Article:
The Man Booker Prize celebrates each year ‘the best novel of the year written in English and published in the UK’. What is now a landmark literary event started in 1969 and to celebrate its 50th year, the Booker Prize Foundation has decided to award a ‘Golden Man Booker Prize’ to the best work of fiction to receive the annual prize from the last five decades, to be voted on by the public from a shortlist of five books chosen by the judging panel to represent each decade.
When the shortlist was announced a few weeks ago, my instinct was immediately that I would vote for Michael Ondaatje’s The English Patient – a book which I remember savouring when it first came out. But I decided that, if I were to vote, I should do so from an informed basis – ie, I should read, or re-read, all five books first. This has proved to be a very interesting journey, full of surprises and new discoveries.
My re-read of The English Patient turned out to be much less successful than I expected. In fact, I couldn’t finish it. Perhaps watching the film several times since the book was originally published did not help – all I could see while struggling with the text were the iconic images associated with Anthony Minghella’s masterpiece. Of course the two represent the same story, but they were miles apart. I couldn’t get to grips with the writing – it seemed all over the place. Whereas I had anticipated enjoying a return to a beautifully crafted story, I just couldn’t settle to it this time around.
Perhaps I should have realised that my relationship with that book would be affected by the film. In general, I rarely read books where I have already seen a film version (and vice-versa) precisely because of this problem. And I began to fear for my re-reading of Wolf Hall by Hilary Mantel. Again, I first read this prior to watching the TV programme. So how would it be to return to the book? Much to my surprise and delight, I found in this case that it was an advantage to have seen the TV programme. This time, I was able to enjoy the text with an image of the wonderful Mark Rylance as Cromwell in my mind. The text seemed to gain extra clarity as a result and I found it easier to read than before. I was really pleased to have returned to this fascinating and brilliantly-crafted book.
When George Saunders’ experimental book Lincoln in the Bardo won the annual prize last year, I tried several times to read it, but its quirky style proved off-putting. So I decided to try the audio version. After all, so many people had waxed lyrical about the marvels of this book, I wanted to see what all the fuss was about. Looking at all the reviews on Amazon and Goodreads, it seems that the majority of readers absolutely loved this unusual and highly creative project. Unfortunately, I was in the minority camp. Yes of course the subject (Lincoln trying to come to terms with the death of his son) is moving and emotional. But I found the format got too much in the way of the narrative. The 160+ characters and all those source citations killed the atmosphere of the book stone dead for me.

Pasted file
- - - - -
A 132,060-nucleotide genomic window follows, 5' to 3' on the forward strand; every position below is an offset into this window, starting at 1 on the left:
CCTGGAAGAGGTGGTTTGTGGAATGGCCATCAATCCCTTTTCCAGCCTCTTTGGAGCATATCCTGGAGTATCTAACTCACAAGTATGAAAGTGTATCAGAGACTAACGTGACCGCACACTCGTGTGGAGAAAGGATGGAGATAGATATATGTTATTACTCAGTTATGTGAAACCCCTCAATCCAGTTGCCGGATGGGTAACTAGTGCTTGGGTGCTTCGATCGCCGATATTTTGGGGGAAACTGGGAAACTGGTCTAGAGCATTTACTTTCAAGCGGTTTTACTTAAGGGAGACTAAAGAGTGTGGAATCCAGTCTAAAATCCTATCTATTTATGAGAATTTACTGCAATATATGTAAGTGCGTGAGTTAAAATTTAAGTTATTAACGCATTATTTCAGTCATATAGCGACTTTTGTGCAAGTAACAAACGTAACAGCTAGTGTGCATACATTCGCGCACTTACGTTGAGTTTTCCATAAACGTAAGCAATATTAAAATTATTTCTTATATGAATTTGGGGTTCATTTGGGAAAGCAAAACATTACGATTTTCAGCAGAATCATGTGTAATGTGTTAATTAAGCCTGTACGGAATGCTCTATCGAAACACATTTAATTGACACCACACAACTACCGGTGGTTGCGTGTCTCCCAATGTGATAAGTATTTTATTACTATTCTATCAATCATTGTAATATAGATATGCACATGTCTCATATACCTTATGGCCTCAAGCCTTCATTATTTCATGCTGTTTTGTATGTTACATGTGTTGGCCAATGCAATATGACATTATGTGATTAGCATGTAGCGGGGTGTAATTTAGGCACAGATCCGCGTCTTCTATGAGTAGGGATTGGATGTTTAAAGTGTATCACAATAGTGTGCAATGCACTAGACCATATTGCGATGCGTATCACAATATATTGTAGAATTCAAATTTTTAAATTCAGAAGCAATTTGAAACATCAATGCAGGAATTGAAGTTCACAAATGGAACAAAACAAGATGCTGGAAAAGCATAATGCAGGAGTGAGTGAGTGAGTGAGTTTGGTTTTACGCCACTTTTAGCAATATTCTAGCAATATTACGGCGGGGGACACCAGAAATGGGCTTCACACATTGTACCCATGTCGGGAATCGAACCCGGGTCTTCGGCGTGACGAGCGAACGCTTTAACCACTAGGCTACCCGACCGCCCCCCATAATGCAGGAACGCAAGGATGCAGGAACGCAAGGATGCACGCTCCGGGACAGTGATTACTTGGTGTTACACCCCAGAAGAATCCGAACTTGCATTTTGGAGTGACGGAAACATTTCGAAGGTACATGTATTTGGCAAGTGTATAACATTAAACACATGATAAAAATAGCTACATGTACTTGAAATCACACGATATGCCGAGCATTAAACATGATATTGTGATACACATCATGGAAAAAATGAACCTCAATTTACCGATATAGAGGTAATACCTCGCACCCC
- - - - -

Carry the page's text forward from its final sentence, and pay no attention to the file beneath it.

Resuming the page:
Turning then to In a Free State by V S Naipaul, I was looking forward to reading this because its core themes (displacement, conflict, deterioration of a country) suggested that it is a book both of its time and highly significant for current times. I have read several modern novels dealing with these subjects recently and I feel that it is almost our duty to engage with such important issues, especially when, like me, one has the good fortune to live in a country which is not likely to implode any time soon (ahem, not mentioning Brexit…). Sadly, I found the two main characters to be utterly unlikeable, and dare I say it, boring. Perhaps this was part of Naipaul’s plan. I was expecting a tough read, but found instead a text which felt tedious and lacking in depth.
Finally, I came to Penelope Lively’s Moon Tiger. This is another book which I had not read – in fact, I don’t think I had read anything by Lively, which surprised me. This one started slowly, so much so that I started to wonder whether to carry on with it. But the text proved to be one of those where you find yourself reeled in bit by bit, until it has woven itself into your being. Like velcro, its many tiny and perfectly crafted hooks increasingly clung to me and I found could not put it down.
So how is one to pick ‘the best’ from any selection of books? My starting point was to rule out The English Patient on the grounds that I couldn’t finish it. Next, I ruled out In a Free State and Lincoln in the Bardo because I just could not engage with them sufficiently. So that left Wolf Hall and Moon Tiger. Both books are exactly the kind that I enjoy most, ie they: change my mind about something; tell me something new; and/or reveal new depths and insights to an existing experience. It was very hard to choose and I would have preferred really to have voted for both.
In the end I plumped for Moon Tiger because, on this round of reading, it is the one which has most stayed with me, and keeps popping up in my mind. It is possible that I would choose differently another time, but there you have it.
On 8 July we will learn which book has been chosen by the public. It will be really interesting to see the outcome. Meantime, what do you think? Which of the five would you pick?